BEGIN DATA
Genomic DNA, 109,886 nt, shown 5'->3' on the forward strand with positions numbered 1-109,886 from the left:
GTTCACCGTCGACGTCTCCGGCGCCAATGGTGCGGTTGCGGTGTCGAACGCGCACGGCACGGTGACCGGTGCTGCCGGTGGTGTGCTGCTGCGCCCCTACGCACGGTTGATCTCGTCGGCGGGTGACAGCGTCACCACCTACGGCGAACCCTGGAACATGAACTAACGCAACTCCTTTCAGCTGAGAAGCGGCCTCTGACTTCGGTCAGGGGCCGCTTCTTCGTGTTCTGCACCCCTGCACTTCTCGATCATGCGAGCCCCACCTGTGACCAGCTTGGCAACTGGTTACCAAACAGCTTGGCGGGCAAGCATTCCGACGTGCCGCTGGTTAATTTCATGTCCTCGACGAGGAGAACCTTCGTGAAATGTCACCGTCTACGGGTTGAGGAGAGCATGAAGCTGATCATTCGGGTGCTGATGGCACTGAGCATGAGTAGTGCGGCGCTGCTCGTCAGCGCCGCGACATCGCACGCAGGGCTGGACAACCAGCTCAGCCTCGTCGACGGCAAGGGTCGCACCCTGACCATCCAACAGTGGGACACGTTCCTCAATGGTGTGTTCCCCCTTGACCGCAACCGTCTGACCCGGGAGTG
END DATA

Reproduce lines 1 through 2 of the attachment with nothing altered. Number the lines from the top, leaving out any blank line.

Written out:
Genomic DNA, 109,886 nt, shown 5'->3' on the forward strand with positions numbered 1-109,886 from the left:
GTTCACCGTCGACGTCTCCGGCGCCAATGGTGCGGTTGCGGTGTCGAACGCGCACGGCACGGTGACCGGTGCTGCCGGTGGTGTGCTGCTGCGCCCCTACGCACGGTTGATCTCGTCGGCGGGTGACAGCGTCACCACCTACGGCGAACCCTGGAACATGAACTAACGCAACTCCTTTCAGCTGAGAAGCGGCCTCTGACTTCGGTCAGGGGCCGCTTCTTCGTGTTCTGCACCCCTGCACTTCTCGATCATGCGAGCCCCACCTGTGACCAGCTTGGCAACTGGTTACCAAACAGCTTGGCGGGCAAGCATTCCGACGTGCCGCTGGTTAATTTCATGTCCTCGACGAGGAGAACCTTCGTGAAATGTCACCGTCTACGGGTTGAGGAGAGCATGAAGCTGATCATTCGGGTGCTGATGGCACTGAGCATGAGTAGTGCGGCGCTGCTCGTCAGCGCCGCGACATCGCACGCAGGGCTGGACAACCAGCTCAGCCTCGTCGACGGCAAGGGTCGCACCCTGACCATCCAACAGTGGGACACGTTCCTCAATGGTGTGTTCCCCCTTGACCGCAACCGTCTGACCCGGGAGTG